We read with much interest the article by Yousefichaijan et al., published online in your journal (1), yet at the same time we would like to make the following comments, clarification of which would benefit the general readers of the journal.
First, the authors studied a sample of 60 children, in the study group and control group, yet the basis of this sample size calculation was not provided. This is of importance as the power of the study is dependent on the sample size (2).
Second, the authors tried to assess the prenatal risk factors of neurogenic bladder by comparing the prevalence of risk factors in cases and controls. However, the very premise of such a comparison is that the two groups (cases and controls) are similar in characteristics, other than those assessed. There is no mention of any kind of ‘matching’ of cases and controls. They could have at least presented the baseline demographic (age, gender, etc.) and anthropometric data of these two groups to indicate whether they were comparable or not.
Third, the study was “population-based” yet from the methodology, it is very clear that both the cases and controls were recruited from a single hospital (Amir Kabir Hospital) rather than from the community. Therefore, it was actually a hospital-based study.
Fourth, it is not clear how the diagnosis of ‘neurogenic bladder was made in the cases because it was only mentioned that “all infants with repeated urinary tract infections (UTI), frequent urination, and symptoms of urinary retention and obstructive bladder were enrolled” and that only “a sonogram of the bladder was performed to evaluate bladder anatomy”. A comprehensive diagnosis of neurogenic bladder would require fluoroscopy, nuclear medicine studies or urodynamic testing (3). This makes one wonder whether these children really had neurogenic bladder or were merely cases of dysfunctional voiding.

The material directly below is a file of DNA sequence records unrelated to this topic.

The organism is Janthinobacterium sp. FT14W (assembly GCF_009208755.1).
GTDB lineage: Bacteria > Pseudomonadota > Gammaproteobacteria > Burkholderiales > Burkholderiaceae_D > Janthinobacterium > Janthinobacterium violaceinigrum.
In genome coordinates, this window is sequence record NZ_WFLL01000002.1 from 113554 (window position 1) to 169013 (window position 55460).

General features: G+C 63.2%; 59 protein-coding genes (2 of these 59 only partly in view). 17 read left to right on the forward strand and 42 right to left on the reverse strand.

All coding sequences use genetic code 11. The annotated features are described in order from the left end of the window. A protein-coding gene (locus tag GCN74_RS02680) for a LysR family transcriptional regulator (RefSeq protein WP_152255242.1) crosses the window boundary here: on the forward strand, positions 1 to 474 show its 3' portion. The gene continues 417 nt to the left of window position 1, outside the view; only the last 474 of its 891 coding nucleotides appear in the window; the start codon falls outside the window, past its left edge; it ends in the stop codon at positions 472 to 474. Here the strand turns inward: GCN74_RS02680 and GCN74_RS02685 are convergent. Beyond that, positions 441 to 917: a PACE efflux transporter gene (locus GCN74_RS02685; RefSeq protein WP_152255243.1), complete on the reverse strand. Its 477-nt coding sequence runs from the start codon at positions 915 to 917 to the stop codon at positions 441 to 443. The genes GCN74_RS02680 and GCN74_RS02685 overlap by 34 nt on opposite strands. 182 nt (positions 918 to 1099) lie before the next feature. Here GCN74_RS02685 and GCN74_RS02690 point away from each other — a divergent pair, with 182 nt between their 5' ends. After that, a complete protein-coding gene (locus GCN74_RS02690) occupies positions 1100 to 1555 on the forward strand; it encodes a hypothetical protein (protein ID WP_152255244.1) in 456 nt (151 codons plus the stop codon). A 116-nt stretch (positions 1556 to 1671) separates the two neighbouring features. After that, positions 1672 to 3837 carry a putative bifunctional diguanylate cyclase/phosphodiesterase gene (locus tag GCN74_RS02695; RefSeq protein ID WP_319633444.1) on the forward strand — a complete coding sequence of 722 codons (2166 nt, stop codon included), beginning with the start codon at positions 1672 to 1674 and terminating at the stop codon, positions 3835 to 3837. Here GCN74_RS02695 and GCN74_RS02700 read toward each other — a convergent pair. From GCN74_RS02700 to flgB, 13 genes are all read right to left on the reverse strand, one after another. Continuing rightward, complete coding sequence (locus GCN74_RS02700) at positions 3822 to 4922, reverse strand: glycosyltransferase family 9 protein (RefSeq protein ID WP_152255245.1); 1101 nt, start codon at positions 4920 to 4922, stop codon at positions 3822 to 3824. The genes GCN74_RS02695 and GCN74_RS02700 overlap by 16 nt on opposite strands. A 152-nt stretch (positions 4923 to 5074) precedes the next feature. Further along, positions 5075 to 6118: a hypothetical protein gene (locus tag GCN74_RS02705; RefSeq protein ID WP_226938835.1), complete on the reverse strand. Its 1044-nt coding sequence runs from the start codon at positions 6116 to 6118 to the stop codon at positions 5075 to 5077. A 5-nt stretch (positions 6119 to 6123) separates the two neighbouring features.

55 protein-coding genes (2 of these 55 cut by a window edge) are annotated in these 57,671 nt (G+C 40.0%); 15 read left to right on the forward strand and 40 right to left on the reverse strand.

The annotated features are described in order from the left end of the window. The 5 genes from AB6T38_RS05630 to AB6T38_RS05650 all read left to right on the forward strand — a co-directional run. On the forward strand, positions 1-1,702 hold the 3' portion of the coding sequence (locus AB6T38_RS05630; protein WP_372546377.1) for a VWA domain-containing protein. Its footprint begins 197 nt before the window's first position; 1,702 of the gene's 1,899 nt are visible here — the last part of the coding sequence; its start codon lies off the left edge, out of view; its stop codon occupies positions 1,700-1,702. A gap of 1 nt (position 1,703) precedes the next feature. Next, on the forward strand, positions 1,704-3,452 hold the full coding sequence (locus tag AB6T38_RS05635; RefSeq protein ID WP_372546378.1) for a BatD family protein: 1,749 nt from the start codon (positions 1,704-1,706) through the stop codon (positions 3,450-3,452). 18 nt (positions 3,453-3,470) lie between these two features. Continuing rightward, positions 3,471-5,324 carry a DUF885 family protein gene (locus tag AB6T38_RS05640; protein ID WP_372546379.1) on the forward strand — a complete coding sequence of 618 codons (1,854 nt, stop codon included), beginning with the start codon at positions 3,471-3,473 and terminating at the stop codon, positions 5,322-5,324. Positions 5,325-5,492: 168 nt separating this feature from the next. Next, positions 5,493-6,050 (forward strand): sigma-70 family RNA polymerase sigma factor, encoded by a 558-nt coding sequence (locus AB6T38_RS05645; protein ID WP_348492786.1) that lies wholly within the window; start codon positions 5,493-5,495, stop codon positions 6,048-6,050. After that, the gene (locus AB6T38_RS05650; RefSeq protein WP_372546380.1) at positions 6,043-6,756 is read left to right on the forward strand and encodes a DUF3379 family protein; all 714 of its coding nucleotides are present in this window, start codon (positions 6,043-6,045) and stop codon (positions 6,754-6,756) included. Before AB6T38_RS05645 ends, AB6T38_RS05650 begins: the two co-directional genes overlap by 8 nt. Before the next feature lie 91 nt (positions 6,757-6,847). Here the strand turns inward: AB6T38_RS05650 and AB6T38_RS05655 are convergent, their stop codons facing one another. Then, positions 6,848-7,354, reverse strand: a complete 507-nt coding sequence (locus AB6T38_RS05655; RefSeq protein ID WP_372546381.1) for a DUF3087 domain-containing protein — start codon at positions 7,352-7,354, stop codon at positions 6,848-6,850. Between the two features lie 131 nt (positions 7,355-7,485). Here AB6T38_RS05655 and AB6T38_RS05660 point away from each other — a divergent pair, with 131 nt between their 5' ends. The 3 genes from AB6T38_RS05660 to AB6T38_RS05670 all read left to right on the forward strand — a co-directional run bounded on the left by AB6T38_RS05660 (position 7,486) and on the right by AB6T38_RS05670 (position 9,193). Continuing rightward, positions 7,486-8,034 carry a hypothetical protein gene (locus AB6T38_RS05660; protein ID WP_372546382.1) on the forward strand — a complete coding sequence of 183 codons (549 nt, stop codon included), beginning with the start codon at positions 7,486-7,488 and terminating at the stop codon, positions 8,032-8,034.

Fifth, in the exclusion criteria it was mentioned that those “who suffered from extensive comorbidities or were unavailable for the follow-up, confounded the study results of the treatment; thus, they were excluded from the sample of the study”. It is not clear what the author meant by “extensive comorbidities” and also the study neither had any follow up nor any treatment, thus, what remains to be answered is how “unavailability” for follow up would have “confounded the study results of the treatment”.
Sixth, the methods mention that the authors “used logistic regression analysis to measure the relationship between prenatal risk factors and neurogenic bladder” yet the results present only simple univariate analysis of risk factors between the cases and controls and no logistic regression was used.
Seventh, the authors did not mention the definitions/criteria used for terminologies, such as “urban or rural areas”, “smoke exposure”, “prenatal care (inadequate or adequate)” or “type of infant feeding”. It is important to compare results across different studies.
Moreover, the methods erroneously mentioned the patients with neurogenic bladder as the control group rather than the cases.
Yousefichaijan P, Madandar E, Rafiei M. Prenatal risk factors for neurogenic bladder. Journal of Compr Pediatr. 2017;8(2):e58485. doi: 10.5812/compreped.58485.